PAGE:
This semester, I’ve seen my life parallel the tale of Jonah – but in order for me to explain you’ll need the complete context. Here’s the condensed story of Jonah:
The word of the Lord came to Jonah son of Amittai: “Go to the great city of Nineveh and preach against it, because its wickedness has come up before me.” But Jonah ran away from the Lord and headed for Tarshish. He went down to Joppa, where he found a ship bound for that port. After paying the fare, he went aboard and sailed for Tarshish to flee from the Lord. Then the Lord sent a great wind on the sea, and such a violent storm arose that the ship threatened to break up…
Now the Lord provided a huge fish to swallow Jonah, and Jonah was in the belly of the fish three days and three nights…From inside the fish Jonah prayed to the Lord his God…And the Lord commanded the fish, and it vomited Jonah onto dry land.
Then the word of the Lord came to Jonah a second time: “Go to the great city of Nineveh and proclaim to it the message I give you.” Jonah obeyed the word of the Lord and went to Nineveh...When God saw what [the Ninevites] did and how they turned from their evil ways, he relented and did not bring on them the destruction he had threatened.
But to Jonah this seemed very wrong, and he became angry. He prayed to the Lord, “Isn’t this what I said, Lord, when I was still at home? That is what I tried to forestall by fleeing to Tarshish. I knew that you are a gracious and compassionate God, slow to anger and abounding in love, a God who relents from sending calamity. Now, Lord, take away my life, for it is better for me to die than to live.” But the Lord replied, “Is it right for you to be angry?”
Jonah had gone out and sat down at a place east of the city. There he made himself a shelter, sat in its shade and waited to see what would happen to the city. Then the Lord God provided a leafy plant and made it grow up over Jonah to give shade for his head to ease his discomfort, and Jonah was very happy about the plant. But at dawn the next day God provided a worm, which chewed the plant so that it withered. When the sun rose, God provided a scorching east wind, and the sun blazed on Jonah’s head so that he grew faint. He wanted to die,and said, “It would be better for me to die than to live.”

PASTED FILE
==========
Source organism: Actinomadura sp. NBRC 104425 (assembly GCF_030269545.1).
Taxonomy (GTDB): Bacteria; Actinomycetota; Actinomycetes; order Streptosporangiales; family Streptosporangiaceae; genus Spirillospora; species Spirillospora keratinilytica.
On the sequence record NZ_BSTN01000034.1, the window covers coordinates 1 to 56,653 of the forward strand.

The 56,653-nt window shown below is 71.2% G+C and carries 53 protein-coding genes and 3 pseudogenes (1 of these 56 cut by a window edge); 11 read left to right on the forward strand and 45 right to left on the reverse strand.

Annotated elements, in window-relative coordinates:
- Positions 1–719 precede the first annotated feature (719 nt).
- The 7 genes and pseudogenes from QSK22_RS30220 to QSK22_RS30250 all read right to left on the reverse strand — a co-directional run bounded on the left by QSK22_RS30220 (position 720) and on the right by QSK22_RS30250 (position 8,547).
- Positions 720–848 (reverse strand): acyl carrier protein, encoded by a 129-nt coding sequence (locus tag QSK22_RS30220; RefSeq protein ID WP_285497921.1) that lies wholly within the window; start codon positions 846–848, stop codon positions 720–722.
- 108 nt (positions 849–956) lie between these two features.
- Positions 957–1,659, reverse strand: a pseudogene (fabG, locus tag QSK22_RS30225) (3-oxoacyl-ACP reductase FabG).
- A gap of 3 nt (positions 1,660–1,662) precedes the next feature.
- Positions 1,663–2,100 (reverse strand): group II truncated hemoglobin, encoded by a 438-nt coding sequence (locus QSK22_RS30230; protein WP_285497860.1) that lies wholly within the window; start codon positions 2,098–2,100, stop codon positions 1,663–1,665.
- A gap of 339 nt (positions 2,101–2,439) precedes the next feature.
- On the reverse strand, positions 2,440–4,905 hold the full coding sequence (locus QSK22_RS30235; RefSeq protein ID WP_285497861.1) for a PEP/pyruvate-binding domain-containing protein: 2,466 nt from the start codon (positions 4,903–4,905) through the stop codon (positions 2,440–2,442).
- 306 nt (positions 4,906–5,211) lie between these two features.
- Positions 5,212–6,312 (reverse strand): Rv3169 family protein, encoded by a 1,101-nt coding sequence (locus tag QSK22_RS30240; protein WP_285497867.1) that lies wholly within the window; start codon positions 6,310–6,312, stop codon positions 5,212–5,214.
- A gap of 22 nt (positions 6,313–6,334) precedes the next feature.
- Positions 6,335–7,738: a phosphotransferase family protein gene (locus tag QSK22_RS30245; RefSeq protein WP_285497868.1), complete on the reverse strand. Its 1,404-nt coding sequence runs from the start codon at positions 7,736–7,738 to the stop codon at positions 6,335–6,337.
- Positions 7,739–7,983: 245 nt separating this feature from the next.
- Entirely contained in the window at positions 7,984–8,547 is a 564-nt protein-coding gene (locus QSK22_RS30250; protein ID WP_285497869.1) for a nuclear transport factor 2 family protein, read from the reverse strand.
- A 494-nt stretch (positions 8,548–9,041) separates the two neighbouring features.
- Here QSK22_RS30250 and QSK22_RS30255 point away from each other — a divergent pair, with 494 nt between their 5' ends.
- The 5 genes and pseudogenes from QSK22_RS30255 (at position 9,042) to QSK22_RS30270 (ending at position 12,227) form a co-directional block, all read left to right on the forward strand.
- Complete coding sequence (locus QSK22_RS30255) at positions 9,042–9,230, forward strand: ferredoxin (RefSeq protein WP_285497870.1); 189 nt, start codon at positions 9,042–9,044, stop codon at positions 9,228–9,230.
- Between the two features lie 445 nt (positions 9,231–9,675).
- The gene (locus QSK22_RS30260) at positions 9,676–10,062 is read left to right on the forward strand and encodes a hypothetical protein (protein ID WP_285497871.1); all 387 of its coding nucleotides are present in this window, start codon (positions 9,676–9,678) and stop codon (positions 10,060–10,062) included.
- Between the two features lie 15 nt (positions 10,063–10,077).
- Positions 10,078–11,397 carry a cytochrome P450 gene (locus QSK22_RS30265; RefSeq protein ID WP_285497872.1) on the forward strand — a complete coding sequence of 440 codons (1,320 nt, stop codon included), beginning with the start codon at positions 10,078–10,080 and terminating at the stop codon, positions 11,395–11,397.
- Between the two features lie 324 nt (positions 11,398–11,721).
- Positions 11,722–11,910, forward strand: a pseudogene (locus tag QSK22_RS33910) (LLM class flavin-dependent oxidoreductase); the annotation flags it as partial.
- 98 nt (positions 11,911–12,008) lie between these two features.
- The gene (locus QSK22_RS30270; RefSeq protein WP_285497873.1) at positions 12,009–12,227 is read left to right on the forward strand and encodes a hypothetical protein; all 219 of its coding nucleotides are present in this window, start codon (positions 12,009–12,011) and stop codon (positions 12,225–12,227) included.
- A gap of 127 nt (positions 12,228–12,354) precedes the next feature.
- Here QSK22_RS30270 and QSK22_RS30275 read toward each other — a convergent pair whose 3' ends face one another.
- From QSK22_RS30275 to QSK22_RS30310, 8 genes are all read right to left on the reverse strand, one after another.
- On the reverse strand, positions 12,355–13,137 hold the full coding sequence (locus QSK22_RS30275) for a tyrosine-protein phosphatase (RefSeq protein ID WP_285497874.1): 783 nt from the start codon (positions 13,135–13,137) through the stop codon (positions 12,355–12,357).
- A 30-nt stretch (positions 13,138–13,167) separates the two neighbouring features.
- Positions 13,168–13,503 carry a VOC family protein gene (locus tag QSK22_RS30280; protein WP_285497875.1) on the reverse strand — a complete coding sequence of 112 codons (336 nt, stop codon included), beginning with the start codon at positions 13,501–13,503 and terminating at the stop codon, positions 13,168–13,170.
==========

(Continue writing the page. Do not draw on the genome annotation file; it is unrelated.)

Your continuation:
But God said to Jonah, “Is it right for you to be angry about the plant?”
“It is,” he said. “And I’m so angry I wish I were dead.”
But the Lord said, “You have been concerned about this plant, though you did not tend it or make it grow. It sprang up overnight and died overnight. And should I not have concern for the great city of Nineveh, in which there are more than a hundred and twenty thousand people who cannot tell their right hand from their left—and also many animals?” (Jonah 1:1-4, 17; 2:1, 10; 3:1-3, 10; 4:1-11).
For context, I’ve been a Christian that has a relationship with God for five years now. Praise God for the work He’s done in those five years. Often I think it’s been way longer than that, but in actuality, it’s only been half a decade of walking with God. Now, that doesn’t mean I didn’t go to church or read my bible or participate in Vacation Bible School or say I was a Christian or lead a small group or advocate for “Christian things” six years ago, but it does mean that six years ago my faith was not a relationship with God. What’s the difference? It’s simple, but complex at the same time. Simply put, that means I’m doing the whole “Christian thing” for God, not for myself. It means that no longer am I going to church and reading my bible because I ought to or because I think it will make me a better person or somehow fix my problems, but instead because of the truth and love I have from knowing God personally.
In the past five years I’ve seen God work wonders in my life: He’s freed me from anxieties out of my control; brought family members into over 18 months of sobriety; sent family abroad to free women from sex trafficking; given me steadfast community; reshaped how I view love; repaired marriages and friendships; sent me to foreign nations; broke down my walls of pride and self-righteousness – just to name a few.